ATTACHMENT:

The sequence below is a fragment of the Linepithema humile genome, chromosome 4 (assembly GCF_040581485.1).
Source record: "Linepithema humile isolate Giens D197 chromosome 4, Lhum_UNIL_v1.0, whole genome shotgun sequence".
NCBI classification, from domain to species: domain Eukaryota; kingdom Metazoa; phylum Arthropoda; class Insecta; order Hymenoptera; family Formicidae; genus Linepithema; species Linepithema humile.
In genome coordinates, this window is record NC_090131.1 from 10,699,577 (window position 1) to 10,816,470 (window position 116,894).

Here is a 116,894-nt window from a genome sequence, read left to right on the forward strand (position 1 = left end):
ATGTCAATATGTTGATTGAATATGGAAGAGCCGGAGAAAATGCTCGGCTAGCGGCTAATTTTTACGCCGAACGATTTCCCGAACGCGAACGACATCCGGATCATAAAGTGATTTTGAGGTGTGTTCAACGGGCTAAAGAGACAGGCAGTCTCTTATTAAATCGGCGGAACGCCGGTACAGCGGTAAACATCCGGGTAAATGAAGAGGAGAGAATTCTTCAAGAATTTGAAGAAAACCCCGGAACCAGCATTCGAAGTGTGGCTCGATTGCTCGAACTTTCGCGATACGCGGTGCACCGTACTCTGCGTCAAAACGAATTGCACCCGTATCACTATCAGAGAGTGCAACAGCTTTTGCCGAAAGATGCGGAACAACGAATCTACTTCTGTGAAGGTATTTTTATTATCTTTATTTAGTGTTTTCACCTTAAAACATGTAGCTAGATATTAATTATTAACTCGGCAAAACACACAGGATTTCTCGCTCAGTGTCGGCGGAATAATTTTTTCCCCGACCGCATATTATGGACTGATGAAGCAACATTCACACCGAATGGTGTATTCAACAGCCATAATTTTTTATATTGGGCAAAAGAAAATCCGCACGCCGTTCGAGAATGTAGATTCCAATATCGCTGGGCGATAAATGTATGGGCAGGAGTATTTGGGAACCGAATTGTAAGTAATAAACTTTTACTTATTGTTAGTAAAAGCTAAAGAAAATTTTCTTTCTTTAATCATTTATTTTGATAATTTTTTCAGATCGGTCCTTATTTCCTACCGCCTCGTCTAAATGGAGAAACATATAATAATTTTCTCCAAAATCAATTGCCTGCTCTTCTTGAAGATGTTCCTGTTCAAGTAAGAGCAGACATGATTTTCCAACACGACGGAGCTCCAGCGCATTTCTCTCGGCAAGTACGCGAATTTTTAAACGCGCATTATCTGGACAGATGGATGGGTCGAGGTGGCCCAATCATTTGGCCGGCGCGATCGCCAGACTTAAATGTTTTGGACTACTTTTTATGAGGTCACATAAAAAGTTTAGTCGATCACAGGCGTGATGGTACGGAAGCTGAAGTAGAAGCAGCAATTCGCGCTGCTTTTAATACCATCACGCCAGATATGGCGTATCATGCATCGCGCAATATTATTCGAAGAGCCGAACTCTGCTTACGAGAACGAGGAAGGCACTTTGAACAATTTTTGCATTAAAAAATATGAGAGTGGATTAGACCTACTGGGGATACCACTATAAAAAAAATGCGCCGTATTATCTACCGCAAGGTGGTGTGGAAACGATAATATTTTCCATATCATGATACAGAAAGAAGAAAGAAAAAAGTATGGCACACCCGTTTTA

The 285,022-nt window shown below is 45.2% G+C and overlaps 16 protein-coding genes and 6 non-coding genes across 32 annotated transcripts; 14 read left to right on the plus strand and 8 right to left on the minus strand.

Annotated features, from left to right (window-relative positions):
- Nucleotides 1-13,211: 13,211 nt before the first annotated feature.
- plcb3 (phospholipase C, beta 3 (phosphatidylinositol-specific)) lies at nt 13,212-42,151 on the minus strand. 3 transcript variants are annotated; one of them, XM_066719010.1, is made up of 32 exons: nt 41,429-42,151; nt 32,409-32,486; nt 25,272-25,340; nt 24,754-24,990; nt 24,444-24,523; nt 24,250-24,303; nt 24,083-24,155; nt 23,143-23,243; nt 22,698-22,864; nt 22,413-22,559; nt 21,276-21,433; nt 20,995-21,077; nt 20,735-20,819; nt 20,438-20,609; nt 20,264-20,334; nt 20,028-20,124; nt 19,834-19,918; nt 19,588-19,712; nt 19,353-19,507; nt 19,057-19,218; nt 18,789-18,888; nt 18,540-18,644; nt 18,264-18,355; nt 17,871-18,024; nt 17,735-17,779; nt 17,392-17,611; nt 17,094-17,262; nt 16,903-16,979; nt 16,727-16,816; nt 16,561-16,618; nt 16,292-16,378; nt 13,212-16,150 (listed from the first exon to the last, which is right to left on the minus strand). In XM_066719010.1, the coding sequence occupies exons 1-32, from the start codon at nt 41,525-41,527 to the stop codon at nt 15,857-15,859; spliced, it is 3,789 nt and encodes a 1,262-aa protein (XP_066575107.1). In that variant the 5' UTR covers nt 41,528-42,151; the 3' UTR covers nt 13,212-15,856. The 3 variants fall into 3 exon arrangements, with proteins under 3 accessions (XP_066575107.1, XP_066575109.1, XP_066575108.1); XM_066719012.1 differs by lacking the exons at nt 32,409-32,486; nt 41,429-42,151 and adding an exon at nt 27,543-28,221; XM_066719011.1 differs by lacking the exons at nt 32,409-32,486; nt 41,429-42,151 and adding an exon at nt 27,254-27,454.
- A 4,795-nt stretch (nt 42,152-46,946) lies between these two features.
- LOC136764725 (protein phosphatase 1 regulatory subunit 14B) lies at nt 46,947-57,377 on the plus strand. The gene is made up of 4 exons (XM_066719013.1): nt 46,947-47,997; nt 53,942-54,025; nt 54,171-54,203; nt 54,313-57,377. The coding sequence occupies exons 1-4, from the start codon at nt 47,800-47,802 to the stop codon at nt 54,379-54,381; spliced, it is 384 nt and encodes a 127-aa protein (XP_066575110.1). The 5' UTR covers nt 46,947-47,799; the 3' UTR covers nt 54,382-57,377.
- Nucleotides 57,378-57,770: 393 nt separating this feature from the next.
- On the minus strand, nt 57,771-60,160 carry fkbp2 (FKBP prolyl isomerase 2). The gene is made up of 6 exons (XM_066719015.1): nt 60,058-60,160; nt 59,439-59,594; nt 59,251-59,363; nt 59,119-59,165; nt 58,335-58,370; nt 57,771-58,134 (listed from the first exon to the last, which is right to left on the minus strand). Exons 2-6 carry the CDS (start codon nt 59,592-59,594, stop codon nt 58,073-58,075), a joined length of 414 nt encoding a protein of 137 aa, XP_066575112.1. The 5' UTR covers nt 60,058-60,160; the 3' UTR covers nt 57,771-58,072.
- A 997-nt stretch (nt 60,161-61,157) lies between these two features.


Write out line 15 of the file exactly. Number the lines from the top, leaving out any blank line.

- A 997-nt stretch (nt 60,161-61,157) lies between these two features.